May List of the Month: Must-Read Maine

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May List of the Month: Must-Read Maine

1megbmore
Mayo 12, 3:21pm

A little late (busy treasure hunting), but I'm spreading the word about our May list of the month. In honor of LibraryThing's home base, this list is focused on Maine. Add your top 5 books set in Maine or by Maine authors to the list. Please only add five and please only thumb down if there is not a Maine connection.

What makes a good Maine book? Why are so many books set here? Tell us what you think here.

2lorax
Mayo 12, 3:36pm

Has the "you can't thumb down if you've already added your limit" bug from last month been fixed?

3lilithcat
Mayo 12, 3:51pm

I don't know that I've ever read a book set in, or about, Maine! Though I probably have and just didn't realize it. Same with authors - I don't necessarily know where an author is from.

4igorken
Mayo 12, 3:56pm

Maine - I don't know if I'm typical as a non-American, but it doesn't immediately speak to my imagination. I believe I rarely know what states American authors are from, unless they're really vocal about it.

Perhaps you should share some fun facts to spark our imagination?

5rosalita
Mayo 12, 4:01pm

I wonder how long it will take for this list to be overrun by Stephen King and his prolific offspring? :-)

I have restrained myself, only adding The Fireman to the list, written by Joe Hill and actually set in Maine.

6rosalita
Editado: Mayo 12, 4:05pm

>4 igorken: I'm sure Meg will have more insight as an actual Maine-iac, but here are some quick facts about Maine to get you started: https://thefactfile.org/maine-facts/

As someone from the American Midwest, the first thing that comes to mind when I hear "Maine" is lobster. Lots of lobster fisheries along the Maine coastline with the Atlantic Ocean.

7paradoxosalpha
Editado: Mayo 12, 6:27pm

>5 rosalita: overrun by Stephen King

That was my initial thought too, seeing how his books took up about 60% of the two bookcases allotted to "horror" in a chain bookstore when I visited recently. He seems mighty conspicuous as a Maine author.

8rosalita
Mayo 12, 6:31pm

>7 paradoxosalpha: At least so far, our fears are unfounded. There's a nice mix of authors and genres on the list currently

9raidergirl3
Mayo 12, 7:05pm

Although I’ve read enough Stephen King books set in Maine to have my 5 be all King, but I limited myself to one S King. I wanted one I had tagged Maine, which meant the setting was important. If I was allowed six, I would have added Joe King’s The Fireman.

10Maddz
Mayo 13, 2:09am

The only book I've knowingly read that's set in Maine is M*A*S*H Goes To Maine. Nowadays it's very politically incorrect so it probably ought not to go on any list...

11anglemark
Mayo 13, 5:06am

>3 lilithcat: Agreed, although I know of three or four. This list might be helpful in case you want to add to the list: https://en.wikipedia.org/wiki/Category:Writers_from_Maine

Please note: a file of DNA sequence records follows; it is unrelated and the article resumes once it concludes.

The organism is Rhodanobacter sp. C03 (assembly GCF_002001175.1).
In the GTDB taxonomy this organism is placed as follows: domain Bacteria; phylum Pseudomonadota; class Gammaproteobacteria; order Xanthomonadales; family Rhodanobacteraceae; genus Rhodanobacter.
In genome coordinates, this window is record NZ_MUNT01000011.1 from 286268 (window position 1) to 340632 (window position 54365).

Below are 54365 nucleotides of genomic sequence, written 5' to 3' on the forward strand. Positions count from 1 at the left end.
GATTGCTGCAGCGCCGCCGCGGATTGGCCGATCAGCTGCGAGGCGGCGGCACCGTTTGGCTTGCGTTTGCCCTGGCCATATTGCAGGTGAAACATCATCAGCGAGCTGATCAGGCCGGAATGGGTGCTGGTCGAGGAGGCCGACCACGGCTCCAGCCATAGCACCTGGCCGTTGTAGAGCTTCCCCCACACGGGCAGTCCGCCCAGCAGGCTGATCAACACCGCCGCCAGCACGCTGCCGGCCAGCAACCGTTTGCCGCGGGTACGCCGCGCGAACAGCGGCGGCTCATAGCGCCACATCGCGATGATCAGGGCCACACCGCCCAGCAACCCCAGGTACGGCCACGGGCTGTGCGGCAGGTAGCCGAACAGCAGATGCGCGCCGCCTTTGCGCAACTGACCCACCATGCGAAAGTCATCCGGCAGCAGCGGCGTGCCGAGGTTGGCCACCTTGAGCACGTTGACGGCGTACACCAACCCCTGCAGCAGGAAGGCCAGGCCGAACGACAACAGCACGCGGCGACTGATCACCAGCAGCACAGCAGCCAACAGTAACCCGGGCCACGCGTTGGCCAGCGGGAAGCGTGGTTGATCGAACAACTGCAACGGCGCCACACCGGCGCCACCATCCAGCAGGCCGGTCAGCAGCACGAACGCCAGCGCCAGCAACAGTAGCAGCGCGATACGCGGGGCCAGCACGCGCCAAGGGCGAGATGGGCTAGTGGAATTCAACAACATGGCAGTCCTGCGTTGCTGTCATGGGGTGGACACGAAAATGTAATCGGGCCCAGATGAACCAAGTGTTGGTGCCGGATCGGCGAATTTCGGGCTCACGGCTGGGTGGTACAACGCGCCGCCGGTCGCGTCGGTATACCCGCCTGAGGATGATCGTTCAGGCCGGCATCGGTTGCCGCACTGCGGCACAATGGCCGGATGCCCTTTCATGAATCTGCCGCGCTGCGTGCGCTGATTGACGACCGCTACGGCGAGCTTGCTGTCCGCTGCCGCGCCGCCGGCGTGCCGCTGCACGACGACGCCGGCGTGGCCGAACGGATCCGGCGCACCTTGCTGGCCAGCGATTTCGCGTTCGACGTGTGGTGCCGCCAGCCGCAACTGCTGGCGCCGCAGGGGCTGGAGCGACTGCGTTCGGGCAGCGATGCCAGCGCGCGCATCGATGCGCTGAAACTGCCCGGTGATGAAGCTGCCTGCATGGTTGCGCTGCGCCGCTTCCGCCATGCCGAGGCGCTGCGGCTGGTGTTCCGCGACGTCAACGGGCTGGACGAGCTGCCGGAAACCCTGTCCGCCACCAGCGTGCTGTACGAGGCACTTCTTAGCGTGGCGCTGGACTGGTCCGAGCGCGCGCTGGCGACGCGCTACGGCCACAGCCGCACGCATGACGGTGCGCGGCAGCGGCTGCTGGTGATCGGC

12megbmore
Mayo 13, 9:31am

E.B. White describes coming into Maine so beautifully: "What happens to me when I cross the Piscataqua and plunge rapidly into Maine at a cost of seventy-five cents in tolls? I cannot describe it. I do not ordinarily spy a partridge in a pear tree, or three French hens, but I do have the sensation of having received a gift from a true love. And when, five hours later, I dip down across the Narramissic and look back at the tiny town of Orland, the white spire of its church against the pale-red sky stirs me in a way that Chartres could never do. It was the Narramissic that once received as fine a lyrical tribute as was ever paid to a river—a line in a poem by a schoolboy, who wrote of it, ‘It flows through Orland every day.’ I never cross that mild stream without thinking of his testimonial to the constancy, the dependability of small, familiar rivers." (From "Home-Coming" in Essays of E.B. White

I think setting is a big part of what draws writers to write about Maine. Maine is mountains and oceans, hardscrabble and fantastic, rivers and pines. It feels like there are still undiscovered places here, but we also have a pretty great small city in Portland.

13lilithcat
Mayo 13, 9:35am

>11 anglemark:

Thanks for the list. I haven't heard of most of them, and know Jennifer Finney Boylan from her newspaper columns, rather than books.

Didn't know that Scott Nearing was from Maine, I never really thought about his origins. I do have a couple of his books, one of which was given by my great-aunt to her husband. It contains this rather unromantic inscription: " A token of sweet remembrance to my beloved husband . . . To one who has a clear understanding of economics".

14igorken
Mayo 13, 2:40pm

>12 megbmore: >6 rosalita: Thanks. Had a look on Google and it does look lovely. Maybe one day a hiking trip with lobster rolls and some fun campsite reading :)

15perennialreader
Editado: Mayo 13, 3:00pm

We were able to visit Portland and Bar Harbor. Beautiful.

The Most Photographed Lighthouse in the world.

16elenchus
Mayo 13, 3:44pm

I appreciate the (for me) randomly particular theme to this month's list. An opportunity to delve into an area of literature I don't have a particular attachment to.

17karenb
Mayo 13, 4:41pm

Oooh, good topic for a list. Glad to see that someone's already added some Carolyn Chute titles: a Maine author who writes about working class people.

18Nicole_VanK
Mayo 14, 2:21am

Sorry, I am indeed only aware of Mr. King being an author from Maine. I am curious about what more knowledgeable folks will be adding though.